Art+Design Students Study with Renowned Painter
Play’s the Thing
Valeria Orozco, a senior painting and drawing major, sits on a studio floor in the Visual Arts building attempting to create a balloon from wire.
At a table nearby, students place little creatures made from everyday objects—scissors, a pen, a water bottle with a coffee mug head—into a satisfying composition for a painting.
Helping them work through the process is artist-in-residence Ignacio Iturria, a renowned painter from Uruguay who also has an exhibition on view at the Neuberger Museum of Art through February 2018.
Master Painter in Residence
This fall’s Masterclass with Ignacio Iturria is a unique opportunity open to all majors in the School of Art+Design. The students enrolled spend class time with the artist, learning techniques and philosophies of art making and gathering insightful feedback on the work they create.
Julian Kreimer, painter, critic, and associate professor of Art+Design, was thrilled to learn the Neuberger was presenting a retrospective this fall, A Studio in the Gallery: The Playful Universe of Ignacio Iturria. Kreimer has long been a fan of Iturria’s work, ever since he first encountered it in Uruguay years ago.
The class is not co-taught per se, but instead Iturria informally guides students as they make pieces inspired by the methods and media used by the artist himself.
For his part, Kreimer provides art historical, social, and political context for Iturria’s body of work through such means as literature and film. At first glance, he explains, Iturria’s work seems “playful and apolitical,” but Kreimer assures his oeuvre “exists within a political universe, and you can feel the tension in his figures.”
While there’s seriousness to the artist’s work in context, Iturria’s seemingly simple approach to practicing art offers students important lessons as well.
He spontaneously creates works of art using whatever’s available. He adds eyes to random objects to create figures, and then has them interact. The objects then become subjects for paintings, which hang all around the studio.
It’s this notion of spontaneity and play that Kreimer hopes his students absorb. “You can make something ambitious out of scraps. He makes it look easy, but it doesn’t need to take three hours.”
Iturria also offers tips and advice from his fifty plus years experience as a painter.
Senior Khalif Thompson, also a painting and drawing major, loves his enthusiasm and his spirit. And he also appreciates the individual attention. “He’s a painter who’s worked for such a long time, but he pares everything down. He says, ‘I’m an artist and painter, and so are you. Here’s how you can use your abilities.’ He shows you a new way of working, but there’s no pressure. It’s an intimate dialogue.”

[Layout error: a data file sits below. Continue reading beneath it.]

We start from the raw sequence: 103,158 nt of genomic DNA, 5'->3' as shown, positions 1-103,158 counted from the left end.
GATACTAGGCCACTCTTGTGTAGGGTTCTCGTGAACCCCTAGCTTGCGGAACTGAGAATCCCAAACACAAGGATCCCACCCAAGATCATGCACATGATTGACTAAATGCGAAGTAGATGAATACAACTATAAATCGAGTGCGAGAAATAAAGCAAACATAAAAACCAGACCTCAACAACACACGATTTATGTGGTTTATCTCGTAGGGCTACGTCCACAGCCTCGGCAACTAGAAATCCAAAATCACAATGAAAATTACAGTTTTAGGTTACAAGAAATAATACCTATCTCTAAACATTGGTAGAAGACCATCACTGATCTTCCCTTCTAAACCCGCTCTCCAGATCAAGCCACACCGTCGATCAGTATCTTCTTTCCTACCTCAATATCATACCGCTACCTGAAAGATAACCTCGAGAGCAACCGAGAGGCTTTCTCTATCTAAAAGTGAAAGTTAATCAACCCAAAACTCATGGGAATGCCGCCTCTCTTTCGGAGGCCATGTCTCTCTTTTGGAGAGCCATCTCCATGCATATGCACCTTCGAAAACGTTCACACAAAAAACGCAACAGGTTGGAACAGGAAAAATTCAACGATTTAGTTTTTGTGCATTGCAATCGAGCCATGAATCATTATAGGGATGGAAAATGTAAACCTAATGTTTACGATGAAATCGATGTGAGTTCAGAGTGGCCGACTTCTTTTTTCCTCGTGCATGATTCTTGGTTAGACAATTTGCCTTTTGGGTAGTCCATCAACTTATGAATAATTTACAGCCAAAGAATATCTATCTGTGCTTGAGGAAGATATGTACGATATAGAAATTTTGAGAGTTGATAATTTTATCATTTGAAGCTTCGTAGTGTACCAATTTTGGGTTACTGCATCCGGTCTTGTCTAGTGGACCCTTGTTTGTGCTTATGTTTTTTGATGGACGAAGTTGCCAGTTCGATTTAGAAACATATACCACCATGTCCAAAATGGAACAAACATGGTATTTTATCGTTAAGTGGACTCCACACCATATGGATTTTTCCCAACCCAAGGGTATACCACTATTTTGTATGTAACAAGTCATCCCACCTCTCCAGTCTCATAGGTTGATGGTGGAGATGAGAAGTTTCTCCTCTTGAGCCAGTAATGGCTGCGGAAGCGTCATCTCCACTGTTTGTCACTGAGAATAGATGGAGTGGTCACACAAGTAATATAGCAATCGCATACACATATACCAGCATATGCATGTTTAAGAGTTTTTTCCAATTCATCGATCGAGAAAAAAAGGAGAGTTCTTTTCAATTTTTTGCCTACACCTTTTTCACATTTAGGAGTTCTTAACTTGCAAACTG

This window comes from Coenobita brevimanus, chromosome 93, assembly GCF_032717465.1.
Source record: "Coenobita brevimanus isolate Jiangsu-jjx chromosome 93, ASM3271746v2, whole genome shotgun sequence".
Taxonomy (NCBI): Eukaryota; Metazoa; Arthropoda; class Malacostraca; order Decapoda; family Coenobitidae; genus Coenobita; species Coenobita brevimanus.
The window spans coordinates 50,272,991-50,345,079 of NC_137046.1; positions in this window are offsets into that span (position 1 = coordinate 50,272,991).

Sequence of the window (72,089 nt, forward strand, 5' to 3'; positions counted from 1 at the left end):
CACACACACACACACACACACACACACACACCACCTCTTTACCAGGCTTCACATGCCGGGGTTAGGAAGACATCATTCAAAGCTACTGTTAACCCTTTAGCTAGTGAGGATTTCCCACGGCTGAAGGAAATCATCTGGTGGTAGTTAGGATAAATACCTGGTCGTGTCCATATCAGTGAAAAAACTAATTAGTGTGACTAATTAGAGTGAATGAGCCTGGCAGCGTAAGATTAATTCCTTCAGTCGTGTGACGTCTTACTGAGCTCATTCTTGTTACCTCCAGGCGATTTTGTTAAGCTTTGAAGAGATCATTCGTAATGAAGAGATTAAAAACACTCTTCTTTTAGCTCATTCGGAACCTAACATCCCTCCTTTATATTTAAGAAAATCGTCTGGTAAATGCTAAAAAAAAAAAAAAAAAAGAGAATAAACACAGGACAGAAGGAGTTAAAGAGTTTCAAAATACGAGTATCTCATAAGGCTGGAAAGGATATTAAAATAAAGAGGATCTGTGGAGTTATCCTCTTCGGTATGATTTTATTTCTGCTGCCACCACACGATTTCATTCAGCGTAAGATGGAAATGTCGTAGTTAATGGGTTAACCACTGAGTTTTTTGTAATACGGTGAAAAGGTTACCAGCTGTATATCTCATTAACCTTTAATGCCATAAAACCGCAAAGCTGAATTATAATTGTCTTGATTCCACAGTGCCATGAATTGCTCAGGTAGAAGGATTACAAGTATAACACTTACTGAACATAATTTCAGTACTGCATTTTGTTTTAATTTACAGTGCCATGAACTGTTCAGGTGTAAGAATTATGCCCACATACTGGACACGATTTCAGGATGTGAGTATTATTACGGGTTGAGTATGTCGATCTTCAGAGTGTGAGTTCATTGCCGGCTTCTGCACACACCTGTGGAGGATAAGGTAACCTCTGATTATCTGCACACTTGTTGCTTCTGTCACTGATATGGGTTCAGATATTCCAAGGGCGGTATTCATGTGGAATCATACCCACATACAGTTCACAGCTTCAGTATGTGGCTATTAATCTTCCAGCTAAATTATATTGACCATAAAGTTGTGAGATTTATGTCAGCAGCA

A New Approach
For Orozco, the master class experience moved her work into a new direction. Mainly an abstract landscape painter, she was unsure how to proceed with an assignment inspired by Iturria’s use of cardboard. She recalled drawings of tiny houses in her sketchbook, so she made painted cardboard houses, simple ones at first, which then grew more complex. Her studio space now holds a tiny village.
Iturria suggested she make a painting featuring the cardboard houses. A series of small paintings on panels followed. Now the house motif has entered her larger landscape abstractions. “They’re coming out of the landscapes. I never would have moved in that direction without this class.”
Visit the Artist
As part of his retrospective, the artist has set up a studio in the Neuberger gallery space. He brings students to assist him in the gallery studio, where they make spontaneous and ephemeral works on a blackboard. During the course of the residency, visitors will be invited to enter the space and meet the artist.
Born in Montevideo, Iturria is one of Uruguay’s most accomplished artists, having represented his country at the Venice Biennale in 1995. For more than four decades, the artist has examined society in a profound and poetic manner, creating work that invites us to view the world with amusement and hope. Visit neuberger.org to learn more.
See A Studio in the Gallery: The Playful Universe of Ignacio Iturria on view at the Neuberger Museum of Art through February 25, 2018.
The exhibition is organized by the Neuberger Museum of Art and curated by Patrice Giasson, the Alex Gordon Curator of Art of the Americas, with the curatorial assistance of Marianelly Neumann.